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# Andy and Bob play a game in which a computer randomly selects two real

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Re: Andy and Bob play a game in which a computer randomly selects two real [#permalink]
4
Kudos
Let's define 1st and 2nd numbers as x and y, where 0 < x,y < 10

Bob wins IF Bob > Andy, meaning that:
xy+1 > x + y
x(y-1) + (1-y) > 0
(y-1)(x-1) > 0

The above inequality (Bob>Andy) is satisfied ONLY IF:
(1) 10>y>1 and 10>x>1 --> Probability is: 9/10 * 9/10 = 81/100
(2) 0<y<1 and 0<x<1 --> Probability is: 1/10 * 1/10 = 1/100
Thus, the probability that Bob wins is: (1) + (2) = 81/100 + 1/100 = 82/100 as the two conditions never overlap each other

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Re: Andy and Bob play a game in which a computer randomly selects two real [#permalink]
1
Kudos
Let’s assume that two real numbers are a and b between 0 and 10.

—> Andy —(a+b)
—> Bob —(ab+1 )
If the person with the higher score wins the game, what is the probability that Bob wins?
—> a and b could be equal to each other —> Total combination 11* 11= 121

Bob wins:
(ab +1) > a+ b
a( b—1) > b—1
(a—1)(b—1) > 0

Case1: a >1 and b >1 —> 9*9 = 81
Case2: a< 1 and b<1 —> a and b could be equal to each other—> 1 (just one possibility—> a=0,b=0)
Total possibilities in which Bob wins—> 81+1 = 82

The probability = 82/ 121= 0.677...
—> 68 %

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Re: Andy and Bob play a game in which a computer randomly selects two real [#permalink]
Bunuel wrote:

Competition Mode Question

Andy and Bob play a game in which a computer randomly selects two real numbers between 0 and 10. Andy’s score is the sum of the numbers and Bob’s score is one more than the product of the numbers. If the person with the higher score wins the game, what is the probability that Bob wins?

A. 18%
B. 19%
C. 68%
D. 82%
E. 90%

Are You Up For the Challenge: 700 Level Questions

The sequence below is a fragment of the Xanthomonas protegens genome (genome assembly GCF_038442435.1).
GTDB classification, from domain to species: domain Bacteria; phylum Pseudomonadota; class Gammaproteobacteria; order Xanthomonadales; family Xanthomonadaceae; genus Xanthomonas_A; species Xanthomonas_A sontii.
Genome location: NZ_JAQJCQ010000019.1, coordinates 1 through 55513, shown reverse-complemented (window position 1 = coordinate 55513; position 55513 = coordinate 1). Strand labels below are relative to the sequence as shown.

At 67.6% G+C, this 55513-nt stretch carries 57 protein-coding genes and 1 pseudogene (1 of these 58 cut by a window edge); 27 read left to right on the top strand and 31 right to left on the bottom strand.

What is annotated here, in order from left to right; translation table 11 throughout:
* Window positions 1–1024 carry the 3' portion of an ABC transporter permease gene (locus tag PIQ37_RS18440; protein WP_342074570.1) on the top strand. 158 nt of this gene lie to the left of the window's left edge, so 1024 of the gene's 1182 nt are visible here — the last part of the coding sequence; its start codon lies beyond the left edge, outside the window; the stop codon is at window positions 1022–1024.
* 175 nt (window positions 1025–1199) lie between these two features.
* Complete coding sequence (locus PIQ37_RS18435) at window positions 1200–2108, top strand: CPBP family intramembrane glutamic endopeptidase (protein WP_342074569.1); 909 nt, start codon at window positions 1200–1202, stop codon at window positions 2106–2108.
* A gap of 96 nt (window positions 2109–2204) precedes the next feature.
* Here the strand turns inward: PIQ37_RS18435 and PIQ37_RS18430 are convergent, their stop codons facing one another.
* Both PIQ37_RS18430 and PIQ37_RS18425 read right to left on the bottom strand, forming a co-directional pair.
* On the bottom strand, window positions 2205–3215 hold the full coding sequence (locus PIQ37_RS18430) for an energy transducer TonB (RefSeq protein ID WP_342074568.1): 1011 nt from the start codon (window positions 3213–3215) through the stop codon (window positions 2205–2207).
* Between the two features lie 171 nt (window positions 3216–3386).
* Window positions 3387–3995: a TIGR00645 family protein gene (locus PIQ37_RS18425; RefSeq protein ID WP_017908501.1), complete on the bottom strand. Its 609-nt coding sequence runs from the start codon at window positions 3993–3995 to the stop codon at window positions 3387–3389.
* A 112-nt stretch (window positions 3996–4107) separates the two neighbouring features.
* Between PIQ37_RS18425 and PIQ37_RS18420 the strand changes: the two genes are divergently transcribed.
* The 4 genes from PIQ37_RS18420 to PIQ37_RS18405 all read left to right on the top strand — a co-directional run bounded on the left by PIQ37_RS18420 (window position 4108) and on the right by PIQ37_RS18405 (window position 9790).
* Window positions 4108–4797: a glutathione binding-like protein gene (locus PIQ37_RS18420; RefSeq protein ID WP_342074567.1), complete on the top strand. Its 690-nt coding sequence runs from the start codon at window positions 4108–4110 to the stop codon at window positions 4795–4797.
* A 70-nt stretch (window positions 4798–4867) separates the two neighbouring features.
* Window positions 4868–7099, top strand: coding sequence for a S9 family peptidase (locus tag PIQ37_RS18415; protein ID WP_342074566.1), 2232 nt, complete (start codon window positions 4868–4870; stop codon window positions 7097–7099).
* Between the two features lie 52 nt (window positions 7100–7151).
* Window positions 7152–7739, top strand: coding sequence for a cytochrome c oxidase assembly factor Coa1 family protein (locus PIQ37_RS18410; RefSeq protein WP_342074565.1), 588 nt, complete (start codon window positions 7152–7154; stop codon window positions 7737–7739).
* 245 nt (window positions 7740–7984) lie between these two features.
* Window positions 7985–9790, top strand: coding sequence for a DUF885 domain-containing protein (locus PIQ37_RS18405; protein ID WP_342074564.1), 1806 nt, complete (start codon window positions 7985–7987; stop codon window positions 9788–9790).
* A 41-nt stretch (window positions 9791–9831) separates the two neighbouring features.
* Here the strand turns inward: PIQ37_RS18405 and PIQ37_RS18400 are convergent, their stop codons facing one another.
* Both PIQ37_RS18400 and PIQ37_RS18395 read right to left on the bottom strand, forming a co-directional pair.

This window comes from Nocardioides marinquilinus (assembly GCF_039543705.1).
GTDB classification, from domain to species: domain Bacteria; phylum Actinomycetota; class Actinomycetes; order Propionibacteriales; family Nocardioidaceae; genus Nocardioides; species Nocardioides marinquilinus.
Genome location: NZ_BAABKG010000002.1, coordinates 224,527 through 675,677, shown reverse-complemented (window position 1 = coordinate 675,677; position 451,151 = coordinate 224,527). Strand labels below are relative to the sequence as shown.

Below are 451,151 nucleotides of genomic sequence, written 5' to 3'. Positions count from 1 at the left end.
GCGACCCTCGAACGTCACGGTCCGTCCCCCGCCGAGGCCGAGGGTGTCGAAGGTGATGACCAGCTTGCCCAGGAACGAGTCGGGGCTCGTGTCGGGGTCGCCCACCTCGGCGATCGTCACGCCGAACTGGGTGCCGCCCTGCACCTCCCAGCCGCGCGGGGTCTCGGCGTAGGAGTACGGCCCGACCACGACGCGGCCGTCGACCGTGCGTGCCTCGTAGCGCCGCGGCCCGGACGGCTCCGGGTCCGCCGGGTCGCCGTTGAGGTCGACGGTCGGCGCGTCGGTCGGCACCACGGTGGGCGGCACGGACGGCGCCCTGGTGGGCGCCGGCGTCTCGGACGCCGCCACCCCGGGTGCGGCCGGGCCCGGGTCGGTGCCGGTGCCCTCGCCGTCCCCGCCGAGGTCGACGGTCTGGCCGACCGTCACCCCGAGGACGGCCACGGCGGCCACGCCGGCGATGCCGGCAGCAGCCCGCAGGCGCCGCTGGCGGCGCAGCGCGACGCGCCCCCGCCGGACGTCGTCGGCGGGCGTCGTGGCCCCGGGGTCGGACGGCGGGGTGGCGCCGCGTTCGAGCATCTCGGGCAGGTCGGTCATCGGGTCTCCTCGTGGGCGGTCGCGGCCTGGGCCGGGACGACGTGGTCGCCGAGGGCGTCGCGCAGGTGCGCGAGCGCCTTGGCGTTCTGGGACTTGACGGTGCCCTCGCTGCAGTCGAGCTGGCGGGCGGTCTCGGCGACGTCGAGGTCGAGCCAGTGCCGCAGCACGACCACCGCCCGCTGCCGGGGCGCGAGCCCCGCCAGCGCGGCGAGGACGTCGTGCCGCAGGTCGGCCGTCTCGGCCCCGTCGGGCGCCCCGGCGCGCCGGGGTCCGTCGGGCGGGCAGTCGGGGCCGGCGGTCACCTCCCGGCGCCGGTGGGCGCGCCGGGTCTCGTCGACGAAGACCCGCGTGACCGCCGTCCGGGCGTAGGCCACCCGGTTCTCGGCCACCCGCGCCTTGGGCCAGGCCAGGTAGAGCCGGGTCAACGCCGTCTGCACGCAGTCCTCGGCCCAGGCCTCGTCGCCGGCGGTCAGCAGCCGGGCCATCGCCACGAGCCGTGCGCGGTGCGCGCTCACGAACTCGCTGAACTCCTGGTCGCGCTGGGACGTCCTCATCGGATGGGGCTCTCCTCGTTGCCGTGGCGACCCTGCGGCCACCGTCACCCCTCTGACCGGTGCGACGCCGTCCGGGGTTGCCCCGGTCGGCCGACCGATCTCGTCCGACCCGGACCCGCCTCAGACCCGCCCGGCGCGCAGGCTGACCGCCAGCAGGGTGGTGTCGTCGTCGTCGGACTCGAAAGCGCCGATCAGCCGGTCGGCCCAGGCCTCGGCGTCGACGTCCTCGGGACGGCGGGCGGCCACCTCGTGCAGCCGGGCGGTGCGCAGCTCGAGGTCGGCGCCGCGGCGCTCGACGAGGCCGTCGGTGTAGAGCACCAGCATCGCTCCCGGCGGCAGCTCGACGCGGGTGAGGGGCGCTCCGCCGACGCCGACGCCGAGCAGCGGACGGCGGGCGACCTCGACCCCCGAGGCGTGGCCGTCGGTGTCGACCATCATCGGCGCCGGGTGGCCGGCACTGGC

I considered a and b as numbers from 1 to 9 since inclusive is not mentioned in the question. Also i took cases without repetition. However, I solved as follow:
If for A number is 1, 2≤B≤9 i.e. 8 cases(without repetition)
.... A .... 2, 3≤B≤9 i.e. 7 cases
and so on... till 1 case for A as 8
So, total 36 cases are there in which 8 cases(where A is 1 and 2≤B≤9) are neutral i.e. both scores are equal.
Since win percent for Bob is required, i took these cases as loss and calculated win percent as
36-8/36*100 = ~77%

Here's my question:
If cases where both A and B are equal(i.e. repetition) are considered B wins in 8 out of 9 cases taking win percentage to 36/45*100 = 80%
Also if that's so, cases as discussed above are repeated let's say
For B if number is 1 2≤A≤9 8 cases and SO ON...

Though this does not make much difference but it creates lot more confusion.
For that reason i estimated that my calculated should be lesser than ~77% and marked C.

Can anyone help with this.
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Re: Andy and Bob play a game in which a computer randomly selects two real [#permalink]
1
Kudos
Read the question again. Computer can select any 2 real numbers, but you considered only integers; hence your solution is not correct. You gotta solve it with geometric probability. As we have 2 variables, find the total cases and favourable cases on co-ordinate plane.

lnm87 wrote:
Bunuel wrote:

Competition Mode Question

Andy and Bob play a game in which a computer randomly selects two real numbers between 0 and 10. Andy’s score is the sum of the numbers and Bob’s score is one more than the product of the numbers. If the person with the higher score wins the game, what is the probability that Bob wins?

A. 18%
B. 19%
C. 68%
D. 82%
E. 90%

Are You Up For the Challenge: 700 Level Questions

I considered a and b as numbers from 1 to 9 since inclusive is not mentioned in the question. Also i took cases without repetition. However, I solved as follow:
If for A number is 1, 2≤B≤9 i.e. 8 cases(without repetition)
.... A .... 2, 3≤B≤9 i.e. 7 cases
and so on... till 1 case for A as 8
So, total 36 cases are there in which 8 cases(where A is 1 and 2≤B≤9) are neutral i.e. both scores are equal.
Since win percent for Bob is required, i took these cases as loss and calculated win percent as
36-8/36*100 = ~77%

Here's my question:
If cases where both A and B are equal(i.e. repetition) are considered B wins in 8 out of 9 cases taking win percentage to 36/45*100 = 80%
Also if that's so, cases as discussed above are repeated let's say
For B if number is 1 2≤A≤9 8 cases and SO ON...

Though this does not make much difference but it creates lot more confusion.
For that reason i estimated that my calculated should be lesser than ~77% and marked C.

Can anyone help with this.

Posted from my mobile device
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Re: Andy and Bob play a game in which a computer randomly selects two real [#permalink]
nick1816 wrote: